a flimsy plastic cup as monkeys traverse electrical
Posing as the relatives of an accident victim,
we tell him we need three units of blood.
"Three thousand rupees (US$48) per donor,"
Rajesh says. "I ll arrange everything."
Selling blood and paying donors in India is
illegal, but across the country, a vast "red market"
Blood is in chronic short supply in India,
according to the World Health Organization
(WHO), which stipulates that every country needs
at least a one per cent reserve.
India, with its population of 1.2 billion people,
needs 12 million units of blood annually but col-
lects only nine million-a 25 per cent deficit.
In summer, the shortfall often hits 50 per cent,
leading to a spurt in professional donors cashing
in on the needs of desperate patients.
Rajesh used to be a housepainter, but after los-
ing his leg in an accident and spending months
recovering at this hospital, he realised he could
earn commissions by supplying donors to those
in need of blood transfusions in exchange for
India s lack of a central blood collection agency,
along with taboos against exchanging blood with
people of different castes, largely accounts for
the shortage, experts say.
It fuels a vast illegal market, despite a 1996
Supreme Court ruling that banned paid donors
and unlicensed blood banks.
Little has changed since then. Demand still
outstrips supply. Private blood banks are legal as
long as they obtain a government licence for
The illicit market in blood has simply moved
underground, or in some cases, into the realms
of the macabre.
Caged for their blood
In 2008, Hari Kamat, an impoverished artisan
from the state of Bihar, was rescued along with
16 other people from a "blood farm" in the town
of Gorakhpur, close to India s border with Nepal.
The victims, all poor migrants, were lured to
a house on the pretext of being given jobs and
were then convinced to sell their blood for the
princely sum of US$7 per unit.
"Initially, they did it willingly," says Neha Dixit,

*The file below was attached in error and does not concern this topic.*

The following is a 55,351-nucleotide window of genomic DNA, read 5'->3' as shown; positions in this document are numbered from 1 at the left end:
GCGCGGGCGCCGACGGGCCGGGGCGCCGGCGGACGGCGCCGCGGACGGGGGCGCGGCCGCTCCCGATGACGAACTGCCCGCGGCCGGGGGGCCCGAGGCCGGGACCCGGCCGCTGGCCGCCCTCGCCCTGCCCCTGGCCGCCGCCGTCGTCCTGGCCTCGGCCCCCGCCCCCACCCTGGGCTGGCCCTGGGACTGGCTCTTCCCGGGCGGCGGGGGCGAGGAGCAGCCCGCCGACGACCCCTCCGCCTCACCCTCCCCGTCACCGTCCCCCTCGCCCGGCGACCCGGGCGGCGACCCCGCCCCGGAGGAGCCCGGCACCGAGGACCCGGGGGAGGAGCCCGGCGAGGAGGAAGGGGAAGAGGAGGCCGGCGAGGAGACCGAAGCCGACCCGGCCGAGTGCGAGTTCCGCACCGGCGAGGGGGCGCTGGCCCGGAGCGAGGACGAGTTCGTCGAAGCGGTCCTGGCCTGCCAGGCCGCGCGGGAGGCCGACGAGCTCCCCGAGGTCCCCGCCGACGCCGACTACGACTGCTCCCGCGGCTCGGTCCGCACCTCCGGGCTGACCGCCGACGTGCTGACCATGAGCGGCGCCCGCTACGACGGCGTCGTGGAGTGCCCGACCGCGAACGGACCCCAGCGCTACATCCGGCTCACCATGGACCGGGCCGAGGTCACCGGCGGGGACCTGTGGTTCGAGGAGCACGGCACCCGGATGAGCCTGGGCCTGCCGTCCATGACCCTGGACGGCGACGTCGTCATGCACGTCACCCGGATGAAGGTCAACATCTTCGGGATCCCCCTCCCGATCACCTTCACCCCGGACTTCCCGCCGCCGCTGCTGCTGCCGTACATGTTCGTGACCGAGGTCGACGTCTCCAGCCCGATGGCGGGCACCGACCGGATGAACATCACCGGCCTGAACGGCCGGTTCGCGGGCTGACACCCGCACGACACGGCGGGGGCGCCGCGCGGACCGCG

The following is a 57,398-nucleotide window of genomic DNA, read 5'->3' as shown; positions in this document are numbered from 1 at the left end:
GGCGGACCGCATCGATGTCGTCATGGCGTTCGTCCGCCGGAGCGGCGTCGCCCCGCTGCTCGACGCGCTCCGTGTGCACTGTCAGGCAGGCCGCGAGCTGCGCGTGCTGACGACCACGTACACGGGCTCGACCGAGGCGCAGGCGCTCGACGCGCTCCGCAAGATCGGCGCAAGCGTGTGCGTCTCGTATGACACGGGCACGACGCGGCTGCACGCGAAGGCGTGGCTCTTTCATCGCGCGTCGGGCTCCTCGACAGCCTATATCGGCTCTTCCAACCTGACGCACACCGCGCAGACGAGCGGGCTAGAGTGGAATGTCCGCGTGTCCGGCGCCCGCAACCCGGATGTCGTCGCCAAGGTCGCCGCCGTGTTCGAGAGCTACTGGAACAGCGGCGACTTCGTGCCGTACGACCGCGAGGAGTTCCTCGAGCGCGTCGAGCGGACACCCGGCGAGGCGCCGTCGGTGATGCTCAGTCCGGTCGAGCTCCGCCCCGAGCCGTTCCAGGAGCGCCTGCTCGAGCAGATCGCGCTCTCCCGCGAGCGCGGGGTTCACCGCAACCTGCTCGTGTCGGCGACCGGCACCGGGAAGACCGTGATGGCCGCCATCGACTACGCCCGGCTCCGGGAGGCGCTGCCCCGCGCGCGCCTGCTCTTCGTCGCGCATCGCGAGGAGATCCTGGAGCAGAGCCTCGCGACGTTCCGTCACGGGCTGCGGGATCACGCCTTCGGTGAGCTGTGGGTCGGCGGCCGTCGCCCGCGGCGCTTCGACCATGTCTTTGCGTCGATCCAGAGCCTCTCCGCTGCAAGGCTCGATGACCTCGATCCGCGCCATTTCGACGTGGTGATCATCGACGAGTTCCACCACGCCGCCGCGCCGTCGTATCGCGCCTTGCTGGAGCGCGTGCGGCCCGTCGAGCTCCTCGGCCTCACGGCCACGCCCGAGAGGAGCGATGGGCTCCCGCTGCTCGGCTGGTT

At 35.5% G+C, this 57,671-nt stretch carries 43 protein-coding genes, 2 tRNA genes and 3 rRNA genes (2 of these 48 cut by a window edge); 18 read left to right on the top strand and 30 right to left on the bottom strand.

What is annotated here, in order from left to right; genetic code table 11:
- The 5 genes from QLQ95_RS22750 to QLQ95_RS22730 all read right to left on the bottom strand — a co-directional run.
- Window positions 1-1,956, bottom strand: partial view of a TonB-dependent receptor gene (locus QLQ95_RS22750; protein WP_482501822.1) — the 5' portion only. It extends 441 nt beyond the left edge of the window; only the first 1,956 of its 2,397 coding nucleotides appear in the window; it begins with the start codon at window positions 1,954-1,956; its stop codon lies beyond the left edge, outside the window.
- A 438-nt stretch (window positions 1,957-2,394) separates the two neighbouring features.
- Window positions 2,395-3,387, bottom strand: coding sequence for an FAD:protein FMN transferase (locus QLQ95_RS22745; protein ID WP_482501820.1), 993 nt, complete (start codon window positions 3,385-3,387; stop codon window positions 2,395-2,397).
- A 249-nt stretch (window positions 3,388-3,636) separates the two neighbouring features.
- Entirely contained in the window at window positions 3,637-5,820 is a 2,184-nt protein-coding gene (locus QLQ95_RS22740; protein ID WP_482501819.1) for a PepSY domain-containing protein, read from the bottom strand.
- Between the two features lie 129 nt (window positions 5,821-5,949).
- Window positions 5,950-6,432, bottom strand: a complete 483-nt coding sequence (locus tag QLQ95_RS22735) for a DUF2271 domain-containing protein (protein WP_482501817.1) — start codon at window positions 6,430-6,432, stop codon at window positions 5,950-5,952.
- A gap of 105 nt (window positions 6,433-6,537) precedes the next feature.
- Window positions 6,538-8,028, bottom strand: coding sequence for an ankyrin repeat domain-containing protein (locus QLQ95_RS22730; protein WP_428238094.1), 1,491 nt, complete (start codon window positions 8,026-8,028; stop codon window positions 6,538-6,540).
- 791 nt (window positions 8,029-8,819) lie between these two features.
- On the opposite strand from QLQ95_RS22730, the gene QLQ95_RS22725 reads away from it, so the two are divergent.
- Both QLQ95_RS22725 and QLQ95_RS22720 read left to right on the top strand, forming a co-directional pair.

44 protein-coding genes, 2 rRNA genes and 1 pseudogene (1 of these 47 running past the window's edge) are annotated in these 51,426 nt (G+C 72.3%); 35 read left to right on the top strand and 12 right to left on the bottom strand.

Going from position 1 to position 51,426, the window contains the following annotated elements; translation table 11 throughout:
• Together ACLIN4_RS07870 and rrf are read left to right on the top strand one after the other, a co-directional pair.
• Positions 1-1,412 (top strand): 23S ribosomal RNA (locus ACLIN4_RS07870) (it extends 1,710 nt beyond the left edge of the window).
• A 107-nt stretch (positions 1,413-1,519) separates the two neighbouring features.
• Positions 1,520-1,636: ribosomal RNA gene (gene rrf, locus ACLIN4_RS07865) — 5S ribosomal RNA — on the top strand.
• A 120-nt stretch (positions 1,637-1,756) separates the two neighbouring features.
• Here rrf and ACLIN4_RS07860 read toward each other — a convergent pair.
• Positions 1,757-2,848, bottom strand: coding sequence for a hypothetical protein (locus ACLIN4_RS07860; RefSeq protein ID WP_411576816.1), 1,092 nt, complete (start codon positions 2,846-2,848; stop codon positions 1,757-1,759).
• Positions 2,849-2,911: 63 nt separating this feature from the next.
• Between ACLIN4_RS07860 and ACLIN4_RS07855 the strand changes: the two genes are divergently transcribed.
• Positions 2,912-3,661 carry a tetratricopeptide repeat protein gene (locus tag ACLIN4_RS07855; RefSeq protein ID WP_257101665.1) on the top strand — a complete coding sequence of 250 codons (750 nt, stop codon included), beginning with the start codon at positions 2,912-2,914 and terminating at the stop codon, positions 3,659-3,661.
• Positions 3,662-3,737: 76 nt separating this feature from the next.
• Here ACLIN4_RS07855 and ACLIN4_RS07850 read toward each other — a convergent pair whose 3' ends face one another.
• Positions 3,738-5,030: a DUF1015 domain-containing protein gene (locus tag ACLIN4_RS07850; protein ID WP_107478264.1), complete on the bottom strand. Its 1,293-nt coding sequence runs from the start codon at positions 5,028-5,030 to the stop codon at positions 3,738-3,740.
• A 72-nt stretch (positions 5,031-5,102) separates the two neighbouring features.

who covered the story for Tehelka magazine.
"But when I met Hari Kamat in the hospital
recuperating, he said that after a while, they
became too weak to resist and when they had
the energy to try and escape, they were beaten
and locked up."
Hari and the others were forced to give blood
three times per week for a period of two and a
half years. The Red Cross says donors should
give blood only once every eight to 12 weeks.
They were never paid the amount they were
promised, and received only a token sum.
"It was actually like a dairy," says Dixit. "These
people were caged, not given enough food and
their blood was extracted 16 times a month."
Dixit says the blood was then sold to local hos-
pitals and blood banks for $18 a unit-15 times
the government rate. Some private blood banks
Blood for sale: India's
illegal 'red market'
were accused of being complicit, putting official
stamps and barcodes on these bags of blood.
There are no official statistics on how large India s
illegal blood market is or how many such farms have
But if we were to take as a rough calculation the
three million units needed in India, multiplied by
its street value of US$15, that suggests that it could
be worth as much as US$45 million.
Experts say that even many legal, licensed blood
banks, who don t necessarily pay for blood themselves,
still tolerate professional donors.
"You can see by the number of pricks on the arm
that they re a professional donor, but the blood banks
don t bother, they look the other way," says Sudarshan
Agarwal, president of the non-profit Rotary Blood
Bank in New Delhi. (BBC)
Selling blood in India is against the law, but there is a huge illegal trade in donations.
YOUR DAILY HEALTH
News and Advice
Links Archive February 8th 2015 February 10th 2015 Navigation Previous Page Next Page